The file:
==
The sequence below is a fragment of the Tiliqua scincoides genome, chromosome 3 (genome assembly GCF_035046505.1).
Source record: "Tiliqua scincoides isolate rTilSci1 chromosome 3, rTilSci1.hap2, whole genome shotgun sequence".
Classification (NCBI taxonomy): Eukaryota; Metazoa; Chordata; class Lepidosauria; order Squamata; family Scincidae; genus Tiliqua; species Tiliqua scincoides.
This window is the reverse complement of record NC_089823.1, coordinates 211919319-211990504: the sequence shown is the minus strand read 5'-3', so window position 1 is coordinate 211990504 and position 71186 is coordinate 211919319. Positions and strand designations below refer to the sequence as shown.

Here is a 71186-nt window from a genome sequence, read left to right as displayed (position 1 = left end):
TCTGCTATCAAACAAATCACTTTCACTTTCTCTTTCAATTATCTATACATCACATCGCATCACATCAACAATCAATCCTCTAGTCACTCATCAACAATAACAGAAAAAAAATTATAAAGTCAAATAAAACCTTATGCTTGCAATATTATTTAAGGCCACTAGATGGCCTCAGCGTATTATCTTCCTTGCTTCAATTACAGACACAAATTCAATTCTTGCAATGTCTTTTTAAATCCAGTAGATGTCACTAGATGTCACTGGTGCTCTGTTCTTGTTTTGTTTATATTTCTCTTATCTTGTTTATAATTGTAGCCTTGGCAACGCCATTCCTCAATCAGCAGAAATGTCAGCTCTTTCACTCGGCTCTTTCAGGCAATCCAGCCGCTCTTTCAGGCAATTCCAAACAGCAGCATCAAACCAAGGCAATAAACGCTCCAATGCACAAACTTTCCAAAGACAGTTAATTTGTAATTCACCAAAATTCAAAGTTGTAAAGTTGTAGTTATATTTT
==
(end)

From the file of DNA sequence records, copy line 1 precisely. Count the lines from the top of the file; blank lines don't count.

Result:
The sequence below is a fragment of the Tiliqua scincoides genome, chromosome 3 (genome assembly GCF_035046505.1).